I caught my breathe in time for Kit Holder's Small Worlds danced to Concerto in D. This piece is to be performed again in the coming month while the company tours. The set, dancing, and costumes were all inspired by Kandinsky's artwork. Mathias is an understudy for one of the three male parts and will likely have an opportunity to perform later in the summer. This was followed by a quick intermission.
The second part of the program opened with Ebony Concerto, choreographed by Samara Downs. Three couples are used, including Mathias with Angela Paul (Victoria Marr, on Sunday). The theme is jazzy and energetic. The dancing mirrored this feeling. Everything about the work was wonderful and I was less nervous since there were more people on stage. Mathias was dancing with his friends, Joe (Joseph Caley) and Ty (Tyrone Singleton). This was all once a dream; now it is a professional reality. The experience was almost overwhelming and the applause for the piece felt like the crowd knew so too.
The only really bad piece in the program was Unraveled to Piano Rag music. The costuming, although interesting and likely good for musical theater, was terrible for dance. There was so much material that the bodies beneath could hardly be seen. The choreography reminded me of too many amateurish attempts to do something novel without having the slightest idea how it might look to the people in the seats. It looked haphazard and ill-planned. Unfortunately, Mathias' friend Aaron was in this performance. Fortunately, it was short.
The final number was Danses Concertantes, a twenty-minute work set by four of the choreographers. I found the tutus very interesting but linear in design. Since the corps weren't particularly well rehearsed, they didn't keep their lines well. Also, since the girls in these parts are of vastly varying heights, the linear designs just didn't look good. I found it distracting when they were on stage with the other dancers. I also didn't like the color combinations and thought the simplicity of the males' tops made them look flat. Many parts of the dancing, especially when there were fewer dancers on stage, were quite good. Yet, most of the dancing, like in many of the works in the entire program, reminded me of Balanchine. I don't think it is quite possibly to escape his influence when the evening's music is all Stravinsky.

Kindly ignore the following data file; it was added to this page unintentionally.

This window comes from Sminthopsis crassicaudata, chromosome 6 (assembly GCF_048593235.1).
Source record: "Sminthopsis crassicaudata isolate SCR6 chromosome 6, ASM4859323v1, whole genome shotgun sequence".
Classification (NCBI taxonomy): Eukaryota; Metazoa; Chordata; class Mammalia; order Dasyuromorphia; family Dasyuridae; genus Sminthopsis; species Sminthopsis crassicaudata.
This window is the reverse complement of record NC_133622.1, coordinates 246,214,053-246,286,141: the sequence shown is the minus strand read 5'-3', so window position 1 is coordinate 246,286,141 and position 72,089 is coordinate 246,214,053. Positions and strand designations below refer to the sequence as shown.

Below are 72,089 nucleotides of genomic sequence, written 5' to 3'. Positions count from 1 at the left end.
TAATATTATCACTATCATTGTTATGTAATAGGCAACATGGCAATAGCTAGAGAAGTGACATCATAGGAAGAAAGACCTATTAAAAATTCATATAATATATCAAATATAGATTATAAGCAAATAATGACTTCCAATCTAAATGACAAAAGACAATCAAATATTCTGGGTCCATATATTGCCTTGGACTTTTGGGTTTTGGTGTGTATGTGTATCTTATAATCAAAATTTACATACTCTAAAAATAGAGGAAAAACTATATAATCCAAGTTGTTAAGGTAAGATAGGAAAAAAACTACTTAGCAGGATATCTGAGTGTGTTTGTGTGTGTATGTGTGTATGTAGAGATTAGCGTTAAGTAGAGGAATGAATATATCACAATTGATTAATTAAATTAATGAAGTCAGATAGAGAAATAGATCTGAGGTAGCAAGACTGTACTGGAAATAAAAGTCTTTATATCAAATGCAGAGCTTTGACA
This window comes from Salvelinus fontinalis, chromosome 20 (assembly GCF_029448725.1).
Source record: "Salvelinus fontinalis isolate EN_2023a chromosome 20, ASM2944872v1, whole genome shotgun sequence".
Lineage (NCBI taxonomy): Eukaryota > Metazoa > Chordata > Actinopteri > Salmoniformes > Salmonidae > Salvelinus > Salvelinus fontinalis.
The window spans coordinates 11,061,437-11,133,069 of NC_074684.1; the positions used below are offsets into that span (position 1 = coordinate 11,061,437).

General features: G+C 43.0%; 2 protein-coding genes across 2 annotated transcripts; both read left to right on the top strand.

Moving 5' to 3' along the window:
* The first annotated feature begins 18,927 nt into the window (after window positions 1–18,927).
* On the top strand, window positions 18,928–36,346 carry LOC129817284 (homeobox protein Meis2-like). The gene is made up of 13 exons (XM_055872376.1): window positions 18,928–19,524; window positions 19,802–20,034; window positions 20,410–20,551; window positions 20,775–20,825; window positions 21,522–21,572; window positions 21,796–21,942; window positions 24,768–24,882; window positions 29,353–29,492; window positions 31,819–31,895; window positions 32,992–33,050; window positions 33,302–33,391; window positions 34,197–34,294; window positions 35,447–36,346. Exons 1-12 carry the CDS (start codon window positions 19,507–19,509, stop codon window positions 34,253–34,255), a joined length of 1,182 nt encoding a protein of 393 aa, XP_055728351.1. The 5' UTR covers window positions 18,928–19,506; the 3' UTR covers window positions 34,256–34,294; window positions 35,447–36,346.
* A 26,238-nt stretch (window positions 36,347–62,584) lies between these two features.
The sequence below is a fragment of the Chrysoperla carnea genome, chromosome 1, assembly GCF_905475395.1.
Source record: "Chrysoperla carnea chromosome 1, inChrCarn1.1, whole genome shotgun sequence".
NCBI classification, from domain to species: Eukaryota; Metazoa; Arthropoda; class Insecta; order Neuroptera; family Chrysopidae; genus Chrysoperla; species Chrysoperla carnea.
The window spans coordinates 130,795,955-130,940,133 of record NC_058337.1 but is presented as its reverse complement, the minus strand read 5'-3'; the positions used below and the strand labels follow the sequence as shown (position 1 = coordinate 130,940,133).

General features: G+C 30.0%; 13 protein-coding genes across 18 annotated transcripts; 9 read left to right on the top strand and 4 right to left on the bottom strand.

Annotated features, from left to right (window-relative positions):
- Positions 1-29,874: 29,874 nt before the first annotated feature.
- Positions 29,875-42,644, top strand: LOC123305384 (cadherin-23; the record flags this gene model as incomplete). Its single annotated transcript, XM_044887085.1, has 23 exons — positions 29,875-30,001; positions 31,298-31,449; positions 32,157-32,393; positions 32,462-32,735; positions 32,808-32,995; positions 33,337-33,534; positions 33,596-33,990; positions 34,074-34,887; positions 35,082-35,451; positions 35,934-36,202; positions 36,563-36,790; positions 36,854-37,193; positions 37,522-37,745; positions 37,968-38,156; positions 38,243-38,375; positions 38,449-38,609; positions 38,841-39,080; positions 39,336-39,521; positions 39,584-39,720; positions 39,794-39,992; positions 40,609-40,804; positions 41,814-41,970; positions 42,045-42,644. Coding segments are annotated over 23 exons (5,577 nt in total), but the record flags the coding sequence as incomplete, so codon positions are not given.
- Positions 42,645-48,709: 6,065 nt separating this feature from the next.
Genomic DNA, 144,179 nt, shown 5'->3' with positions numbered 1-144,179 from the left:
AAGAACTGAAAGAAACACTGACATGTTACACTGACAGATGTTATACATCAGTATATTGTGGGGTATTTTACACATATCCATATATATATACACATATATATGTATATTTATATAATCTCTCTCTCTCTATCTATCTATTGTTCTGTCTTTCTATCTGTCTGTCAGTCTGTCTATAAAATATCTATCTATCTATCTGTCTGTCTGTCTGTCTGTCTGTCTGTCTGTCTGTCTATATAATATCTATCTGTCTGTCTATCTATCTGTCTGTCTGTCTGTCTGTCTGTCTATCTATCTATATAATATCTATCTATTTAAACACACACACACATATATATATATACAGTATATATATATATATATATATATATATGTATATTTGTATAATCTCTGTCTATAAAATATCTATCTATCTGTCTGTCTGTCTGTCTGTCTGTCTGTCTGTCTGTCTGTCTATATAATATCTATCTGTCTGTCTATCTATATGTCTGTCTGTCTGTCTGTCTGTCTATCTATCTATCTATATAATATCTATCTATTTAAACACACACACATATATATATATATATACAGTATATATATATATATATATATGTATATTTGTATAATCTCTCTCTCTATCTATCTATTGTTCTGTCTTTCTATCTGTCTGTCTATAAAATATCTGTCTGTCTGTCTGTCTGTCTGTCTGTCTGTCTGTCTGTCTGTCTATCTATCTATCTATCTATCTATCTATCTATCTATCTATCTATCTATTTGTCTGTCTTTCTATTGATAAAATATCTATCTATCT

All in all, I was thrilled to be among the group assembled for this event. The cast was identical for the evening show. It gave me an opportunity to watch everything more closely and to enjoy Mathias again. Most of all, however, I was impressed at the high level of professionalism for what was really an educational outreach program. Each piece worked closely with a theater design student from the University of Central England. Each student's brief biography and an image from their design sketches were included in the program. I'm sure there were grants underwriting this program. I know the money was well spent; it was on the stage. This was truly a showcase of "accountability" and amazing opportunity. Professional dancers got opportunities to try choreography. Students got to work with real professionals to create real performances that were more than worth the price of admission. I left the theater feeling proud...proud of Mathias and proud that he is part of an organization with such high standards and willingness to work with the community at large in such a positive way.